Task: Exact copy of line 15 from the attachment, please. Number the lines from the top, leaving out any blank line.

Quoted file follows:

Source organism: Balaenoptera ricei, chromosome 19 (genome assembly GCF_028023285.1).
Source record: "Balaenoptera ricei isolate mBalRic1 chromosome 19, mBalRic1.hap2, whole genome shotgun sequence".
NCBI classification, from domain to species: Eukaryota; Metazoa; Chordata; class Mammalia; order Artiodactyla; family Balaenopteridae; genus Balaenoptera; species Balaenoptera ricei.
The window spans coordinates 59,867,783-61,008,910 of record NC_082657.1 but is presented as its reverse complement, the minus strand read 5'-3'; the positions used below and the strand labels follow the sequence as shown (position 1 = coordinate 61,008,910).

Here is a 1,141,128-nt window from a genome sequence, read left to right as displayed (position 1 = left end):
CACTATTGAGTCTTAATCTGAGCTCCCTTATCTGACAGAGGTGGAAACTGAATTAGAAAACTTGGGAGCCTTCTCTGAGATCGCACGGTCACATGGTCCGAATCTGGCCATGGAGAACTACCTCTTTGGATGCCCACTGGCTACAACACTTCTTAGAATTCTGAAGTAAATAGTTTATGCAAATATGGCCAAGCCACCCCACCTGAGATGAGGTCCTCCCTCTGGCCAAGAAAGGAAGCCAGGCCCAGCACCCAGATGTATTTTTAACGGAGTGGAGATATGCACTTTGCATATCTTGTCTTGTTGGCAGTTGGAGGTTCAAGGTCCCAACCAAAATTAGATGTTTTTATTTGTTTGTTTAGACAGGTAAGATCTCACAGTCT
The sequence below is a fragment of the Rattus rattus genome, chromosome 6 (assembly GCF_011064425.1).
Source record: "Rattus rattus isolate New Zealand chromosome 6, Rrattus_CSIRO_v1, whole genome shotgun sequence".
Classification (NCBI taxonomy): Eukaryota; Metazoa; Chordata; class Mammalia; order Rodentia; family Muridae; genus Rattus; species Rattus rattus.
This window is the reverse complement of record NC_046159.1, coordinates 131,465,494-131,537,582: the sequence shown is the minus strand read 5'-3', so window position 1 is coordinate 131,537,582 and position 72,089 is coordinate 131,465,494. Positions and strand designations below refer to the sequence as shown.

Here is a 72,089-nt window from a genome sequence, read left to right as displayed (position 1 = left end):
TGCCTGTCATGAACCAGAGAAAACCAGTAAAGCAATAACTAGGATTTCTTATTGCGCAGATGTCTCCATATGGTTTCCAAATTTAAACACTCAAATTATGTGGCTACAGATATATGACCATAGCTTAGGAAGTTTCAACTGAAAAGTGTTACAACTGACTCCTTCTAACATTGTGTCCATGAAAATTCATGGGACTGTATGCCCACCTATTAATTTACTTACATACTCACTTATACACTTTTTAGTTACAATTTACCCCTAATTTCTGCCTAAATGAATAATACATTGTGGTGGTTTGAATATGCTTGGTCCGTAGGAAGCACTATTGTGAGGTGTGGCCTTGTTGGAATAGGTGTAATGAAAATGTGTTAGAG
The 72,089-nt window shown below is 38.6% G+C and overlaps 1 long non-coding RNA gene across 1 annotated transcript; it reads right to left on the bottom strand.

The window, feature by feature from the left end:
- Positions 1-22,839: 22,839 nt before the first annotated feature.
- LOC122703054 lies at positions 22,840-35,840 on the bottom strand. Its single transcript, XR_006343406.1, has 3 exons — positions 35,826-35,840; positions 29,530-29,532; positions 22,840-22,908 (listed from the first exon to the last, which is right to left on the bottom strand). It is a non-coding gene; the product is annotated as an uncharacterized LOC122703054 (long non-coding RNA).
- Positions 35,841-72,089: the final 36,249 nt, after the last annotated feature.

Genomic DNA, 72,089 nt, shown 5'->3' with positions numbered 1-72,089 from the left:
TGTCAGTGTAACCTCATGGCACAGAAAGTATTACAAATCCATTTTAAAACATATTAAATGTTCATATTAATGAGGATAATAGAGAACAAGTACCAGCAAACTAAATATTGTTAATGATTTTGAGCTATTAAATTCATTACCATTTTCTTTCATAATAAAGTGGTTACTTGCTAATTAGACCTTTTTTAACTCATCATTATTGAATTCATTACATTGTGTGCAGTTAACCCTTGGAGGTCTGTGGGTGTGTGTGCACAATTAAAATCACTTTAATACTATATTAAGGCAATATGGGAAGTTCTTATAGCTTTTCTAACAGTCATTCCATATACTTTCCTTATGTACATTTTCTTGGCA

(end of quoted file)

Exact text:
- Positions 1-22,839: 22,839 nt before the first annotated feature.